DPS to meet with UT officials this week about campus security

AUSTIN (KXAN) -- The University of Texas at Austin is preparing for a security review from the Texas Department of Public Safety after the death of a UT student.

"It personally hurts," said Curtis Clay, associate director of school safety education at Texas School Safety Center. "Being a parent of four recently-graduated college students myself. You know it could have been one of my children."

The Texas School Safety Center at Texas State University tracks state-mandated security audits from schools serving students from kindergarten through junior college. Although UT does not have to follow the same guidelines, it does have to follow federal law. The national rules require UT to publish a security report, which it has done. It outlines crime statistics and resources for students.

A spokesperson tells KXAN that although the campus has not done a campus-wide crime prevention audit, it does do smaller versions for all new buildings and by request. For example, an audit might look at a particular dorm or space, if needed.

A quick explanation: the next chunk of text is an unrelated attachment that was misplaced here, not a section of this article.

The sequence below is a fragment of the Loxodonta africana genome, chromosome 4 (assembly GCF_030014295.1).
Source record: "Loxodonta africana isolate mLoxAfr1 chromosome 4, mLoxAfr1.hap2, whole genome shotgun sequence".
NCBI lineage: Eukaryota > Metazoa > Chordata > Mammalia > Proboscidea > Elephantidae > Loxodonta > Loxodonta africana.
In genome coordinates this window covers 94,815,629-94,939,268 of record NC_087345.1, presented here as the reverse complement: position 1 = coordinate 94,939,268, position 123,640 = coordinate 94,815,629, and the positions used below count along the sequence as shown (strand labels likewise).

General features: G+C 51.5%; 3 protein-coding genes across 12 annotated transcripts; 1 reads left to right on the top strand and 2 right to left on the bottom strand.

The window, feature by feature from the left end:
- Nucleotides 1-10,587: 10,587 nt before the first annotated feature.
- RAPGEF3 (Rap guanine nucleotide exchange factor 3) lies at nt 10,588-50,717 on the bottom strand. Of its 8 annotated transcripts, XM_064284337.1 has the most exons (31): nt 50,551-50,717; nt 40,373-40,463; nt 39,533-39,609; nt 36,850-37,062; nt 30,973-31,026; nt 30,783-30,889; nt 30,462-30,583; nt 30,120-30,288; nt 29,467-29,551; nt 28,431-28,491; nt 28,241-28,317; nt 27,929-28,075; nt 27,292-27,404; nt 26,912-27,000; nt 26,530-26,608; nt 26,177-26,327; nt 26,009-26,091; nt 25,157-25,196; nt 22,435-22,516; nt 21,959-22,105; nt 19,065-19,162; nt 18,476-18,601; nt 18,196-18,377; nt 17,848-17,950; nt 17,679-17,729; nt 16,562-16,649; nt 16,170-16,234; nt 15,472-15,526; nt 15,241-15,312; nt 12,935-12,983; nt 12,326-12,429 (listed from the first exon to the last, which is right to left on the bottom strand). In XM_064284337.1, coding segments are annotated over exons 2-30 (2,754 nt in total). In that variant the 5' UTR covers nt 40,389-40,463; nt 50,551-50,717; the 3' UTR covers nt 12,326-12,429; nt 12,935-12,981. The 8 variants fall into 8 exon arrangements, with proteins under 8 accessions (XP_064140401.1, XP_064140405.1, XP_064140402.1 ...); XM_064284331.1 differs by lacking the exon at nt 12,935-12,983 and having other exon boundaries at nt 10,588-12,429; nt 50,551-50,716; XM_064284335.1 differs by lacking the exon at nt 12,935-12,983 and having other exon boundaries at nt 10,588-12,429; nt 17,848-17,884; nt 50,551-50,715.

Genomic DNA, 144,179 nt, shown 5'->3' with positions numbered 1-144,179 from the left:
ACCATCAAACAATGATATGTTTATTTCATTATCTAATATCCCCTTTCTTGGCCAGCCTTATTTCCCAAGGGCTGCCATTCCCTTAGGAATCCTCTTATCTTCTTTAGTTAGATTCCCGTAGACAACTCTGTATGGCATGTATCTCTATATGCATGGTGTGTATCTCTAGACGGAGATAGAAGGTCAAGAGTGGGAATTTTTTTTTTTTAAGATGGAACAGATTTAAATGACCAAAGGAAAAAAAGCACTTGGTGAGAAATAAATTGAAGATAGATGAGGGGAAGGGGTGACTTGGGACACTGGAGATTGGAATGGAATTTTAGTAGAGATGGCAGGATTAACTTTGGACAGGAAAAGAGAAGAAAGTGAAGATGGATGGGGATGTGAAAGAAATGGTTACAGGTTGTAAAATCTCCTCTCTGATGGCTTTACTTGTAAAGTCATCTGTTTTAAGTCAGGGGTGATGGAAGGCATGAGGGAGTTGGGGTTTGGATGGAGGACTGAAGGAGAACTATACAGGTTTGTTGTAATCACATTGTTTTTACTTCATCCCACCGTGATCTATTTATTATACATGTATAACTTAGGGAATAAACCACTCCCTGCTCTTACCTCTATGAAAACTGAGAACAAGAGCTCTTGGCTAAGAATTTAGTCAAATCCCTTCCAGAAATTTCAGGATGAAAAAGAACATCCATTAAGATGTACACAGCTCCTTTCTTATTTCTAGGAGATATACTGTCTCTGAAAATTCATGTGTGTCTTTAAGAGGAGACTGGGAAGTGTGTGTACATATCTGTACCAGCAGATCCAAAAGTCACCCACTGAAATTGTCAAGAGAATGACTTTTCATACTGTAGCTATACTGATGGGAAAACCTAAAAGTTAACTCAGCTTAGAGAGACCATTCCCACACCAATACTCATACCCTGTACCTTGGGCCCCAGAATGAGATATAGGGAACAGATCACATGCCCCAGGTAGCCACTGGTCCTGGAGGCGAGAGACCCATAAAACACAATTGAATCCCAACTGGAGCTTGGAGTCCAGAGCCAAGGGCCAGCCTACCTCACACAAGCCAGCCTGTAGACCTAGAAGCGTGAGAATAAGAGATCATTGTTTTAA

A university spokesperson says the initial meeting with DPS about the upcoming security review is scheduled for sometime this week.

"At the request of University of Texas (UT) officials, the Texas Department of Public Safety will conduct a safety and security assessment of the UT-Austin campus, including elements such as security video coverage, outdoor lighting, building security, etc. Once the assessment is complete, those findings will be presented to the UT leadership. For security purposes, we will not be releasing any additional information about this assessment," Tom Vinger, a DPS spokesperson, wrote to KXAN News.

The current audits required by junior colleges could give some clues as to what to expect in the UT review.

"I would say [the DPS analysis] would be somewhat similar to the junior college tool. But it may be more extensive also," said Clay.

Documents from the Texas School Safety Center recommend schools look at if surveillance cameras are used in outdoor passageways and if they're live monitored in areas where the school is trying to keep students safe. The junior college assessment tool also takes things like landscaping into account to make sure people keep a clear line of sight of what's ahead.

"If you're able to realize and know that we need more lighting here or we need more personnel here -- that's going to make all the difference in the world," said Clay.

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